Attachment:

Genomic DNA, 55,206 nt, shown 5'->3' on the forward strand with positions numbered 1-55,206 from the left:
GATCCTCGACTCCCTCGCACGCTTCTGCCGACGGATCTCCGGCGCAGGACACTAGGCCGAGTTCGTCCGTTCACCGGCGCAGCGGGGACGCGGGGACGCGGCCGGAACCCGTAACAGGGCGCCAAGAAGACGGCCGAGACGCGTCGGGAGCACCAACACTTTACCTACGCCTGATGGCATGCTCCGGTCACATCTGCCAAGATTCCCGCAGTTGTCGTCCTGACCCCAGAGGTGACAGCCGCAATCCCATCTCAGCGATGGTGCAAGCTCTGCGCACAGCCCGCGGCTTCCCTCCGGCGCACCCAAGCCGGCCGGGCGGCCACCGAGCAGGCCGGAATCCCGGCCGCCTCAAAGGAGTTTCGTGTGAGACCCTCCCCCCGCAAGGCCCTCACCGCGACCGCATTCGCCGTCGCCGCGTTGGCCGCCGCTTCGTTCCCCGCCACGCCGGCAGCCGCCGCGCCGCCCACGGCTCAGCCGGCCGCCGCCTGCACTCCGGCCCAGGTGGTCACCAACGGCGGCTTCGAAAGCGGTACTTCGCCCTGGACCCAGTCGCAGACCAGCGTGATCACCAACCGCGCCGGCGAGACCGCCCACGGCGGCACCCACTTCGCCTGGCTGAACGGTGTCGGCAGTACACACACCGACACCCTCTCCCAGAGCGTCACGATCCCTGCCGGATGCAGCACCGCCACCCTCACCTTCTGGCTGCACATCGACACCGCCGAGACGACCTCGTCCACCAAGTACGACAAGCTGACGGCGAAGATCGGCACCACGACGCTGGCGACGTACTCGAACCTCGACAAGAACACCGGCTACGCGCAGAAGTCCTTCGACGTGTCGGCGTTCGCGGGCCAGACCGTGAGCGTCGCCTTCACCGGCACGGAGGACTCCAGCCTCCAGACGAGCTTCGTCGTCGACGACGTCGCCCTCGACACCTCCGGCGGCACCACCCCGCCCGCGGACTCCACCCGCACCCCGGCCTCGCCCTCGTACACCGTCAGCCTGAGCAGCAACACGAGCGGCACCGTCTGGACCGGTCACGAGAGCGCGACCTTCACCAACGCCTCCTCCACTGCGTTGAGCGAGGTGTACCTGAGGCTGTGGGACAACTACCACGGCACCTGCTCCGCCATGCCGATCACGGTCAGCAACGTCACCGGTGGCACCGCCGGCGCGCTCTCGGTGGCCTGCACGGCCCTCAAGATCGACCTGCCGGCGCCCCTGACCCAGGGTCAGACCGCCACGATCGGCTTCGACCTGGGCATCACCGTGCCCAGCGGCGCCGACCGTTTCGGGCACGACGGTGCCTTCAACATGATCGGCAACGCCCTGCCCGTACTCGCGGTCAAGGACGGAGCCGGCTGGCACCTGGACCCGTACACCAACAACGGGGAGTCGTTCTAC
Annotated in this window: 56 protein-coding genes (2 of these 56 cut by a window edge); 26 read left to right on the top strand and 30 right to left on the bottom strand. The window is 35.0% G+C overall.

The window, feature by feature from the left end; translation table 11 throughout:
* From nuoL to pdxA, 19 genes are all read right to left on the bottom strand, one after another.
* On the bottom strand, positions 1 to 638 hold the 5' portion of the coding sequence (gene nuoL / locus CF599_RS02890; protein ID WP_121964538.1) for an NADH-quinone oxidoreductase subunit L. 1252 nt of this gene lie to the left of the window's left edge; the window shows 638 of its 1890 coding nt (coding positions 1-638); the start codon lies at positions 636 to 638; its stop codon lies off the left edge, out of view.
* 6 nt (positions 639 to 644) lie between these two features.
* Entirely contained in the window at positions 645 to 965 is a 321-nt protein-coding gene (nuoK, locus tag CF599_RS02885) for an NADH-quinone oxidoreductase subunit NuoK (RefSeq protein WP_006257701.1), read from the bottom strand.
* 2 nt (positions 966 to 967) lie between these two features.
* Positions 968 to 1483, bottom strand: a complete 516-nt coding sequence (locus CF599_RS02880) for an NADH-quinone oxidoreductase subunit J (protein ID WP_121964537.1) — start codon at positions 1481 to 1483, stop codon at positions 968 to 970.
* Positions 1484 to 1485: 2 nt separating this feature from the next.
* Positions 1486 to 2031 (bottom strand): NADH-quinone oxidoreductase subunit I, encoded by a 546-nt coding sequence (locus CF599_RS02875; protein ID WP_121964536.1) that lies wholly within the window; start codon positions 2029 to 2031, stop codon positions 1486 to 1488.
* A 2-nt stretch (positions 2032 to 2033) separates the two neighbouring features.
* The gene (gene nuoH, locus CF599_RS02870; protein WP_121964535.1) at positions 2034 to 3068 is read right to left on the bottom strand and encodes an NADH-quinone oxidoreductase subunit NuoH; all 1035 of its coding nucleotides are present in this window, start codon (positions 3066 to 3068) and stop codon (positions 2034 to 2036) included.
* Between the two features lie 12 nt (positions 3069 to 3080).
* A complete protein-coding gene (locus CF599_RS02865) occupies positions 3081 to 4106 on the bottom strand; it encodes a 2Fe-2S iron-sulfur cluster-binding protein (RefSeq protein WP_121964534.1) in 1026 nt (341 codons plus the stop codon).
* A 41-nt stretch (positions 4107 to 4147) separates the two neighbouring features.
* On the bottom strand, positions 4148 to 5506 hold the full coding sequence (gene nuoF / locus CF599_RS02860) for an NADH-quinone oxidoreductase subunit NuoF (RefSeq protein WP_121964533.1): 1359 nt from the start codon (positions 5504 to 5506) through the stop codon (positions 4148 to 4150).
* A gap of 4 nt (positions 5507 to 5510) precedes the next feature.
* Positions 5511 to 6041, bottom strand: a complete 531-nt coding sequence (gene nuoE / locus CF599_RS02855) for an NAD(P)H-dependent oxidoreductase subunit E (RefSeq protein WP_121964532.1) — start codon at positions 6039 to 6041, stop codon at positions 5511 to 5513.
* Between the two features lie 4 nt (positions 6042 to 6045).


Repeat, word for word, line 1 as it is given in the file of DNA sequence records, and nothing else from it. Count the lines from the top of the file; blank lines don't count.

Genomic DNA, 55,206 nt, shown 5'->3' on the forward strand with positions numbered 1-55,206 from the left: